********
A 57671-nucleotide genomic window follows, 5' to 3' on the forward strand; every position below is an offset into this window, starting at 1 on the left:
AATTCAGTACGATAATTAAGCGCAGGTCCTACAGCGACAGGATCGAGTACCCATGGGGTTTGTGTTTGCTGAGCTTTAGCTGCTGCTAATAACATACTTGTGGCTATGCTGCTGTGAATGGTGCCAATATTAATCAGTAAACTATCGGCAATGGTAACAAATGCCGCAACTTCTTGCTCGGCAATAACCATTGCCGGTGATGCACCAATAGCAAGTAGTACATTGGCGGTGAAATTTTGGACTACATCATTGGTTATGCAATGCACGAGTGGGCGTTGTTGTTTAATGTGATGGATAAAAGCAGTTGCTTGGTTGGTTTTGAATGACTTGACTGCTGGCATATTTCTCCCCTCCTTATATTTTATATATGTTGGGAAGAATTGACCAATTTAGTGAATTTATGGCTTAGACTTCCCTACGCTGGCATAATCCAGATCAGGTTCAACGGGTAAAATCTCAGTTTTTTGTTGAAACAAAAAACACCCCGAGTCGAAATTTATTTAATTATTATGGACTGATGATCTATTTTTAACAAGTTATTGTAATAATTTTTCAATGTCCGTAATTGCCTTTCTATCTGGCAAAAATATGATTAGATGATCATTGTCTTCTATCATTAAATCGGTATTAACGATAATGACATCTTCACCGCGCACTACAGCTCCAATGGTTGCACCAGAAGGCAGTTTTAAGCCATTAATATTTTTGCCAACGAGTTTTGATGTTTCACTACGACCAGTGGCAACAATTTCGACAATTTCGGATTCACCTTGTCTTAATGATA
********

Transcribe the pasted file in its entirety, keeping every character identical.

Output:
A 57671-nucleotide genomic window follows, 5' to 3' on the forward strand; every position below is an offset into this window, starting at 1 on the left:
AATTCAGTACGATAATTAAGCGCAGGTCCTACAGCGACAGGATCGAGTACCCATGGGGTTTGTGTTTGCTGAGCTTTAGCTGCTGCTAATAACATACTTGTGGCTATGCTGCTGTGAATGGTGCCAATATTAATCAGTAAACTATCGGCAATGGTAACAAATGCCGCAACTTCTTGCTCGGCAATAACCATTGCCGGTGATGCACCAATAGCAAGTAGTACATTGGCGGTGAAATTTTGGACTACATCATTGGTTATGCAATGCACGAGTGGGCGTTGTTGTTTAATGTGATGGATAAAAGCAGTTGCTTGGTTGGTTTTGAATGACTTGACTGCTGGCATATTTCTCCCCTCCTTATATTTTATATATGTTGGGAAGAATTGACCAATTTAGTGAATTTATGGCTTAGACTTCCCTACGCTGGCATAATCCAGATCAGGTTCAACGGGTAAAATCTCAGTTTTTTGTTGAAACAAAAAACACCCCGAGTCGAAATTTATTTAATTATTATGGACTGATGATCTATTTTTAACAAGTTATTGTAATAATTTTTCAATGTCCGTAATTGCCTTTCTATCTGGCAAAAATATGATTAGATGATCATTGTCTTCTATCATTAAATCGGTATTAACGATAATGACATCTTCACCGCGCACTACAGCTCCAATGGTTGCACCAGAAGGCAGTTTTAAGCCATTAATATTTTTGCCAACGAGTTTTGATGTTTCACTACGACCAGTGGCAACAATTTCGACAATTTCGGATTCACCTTGTCTTAATGATA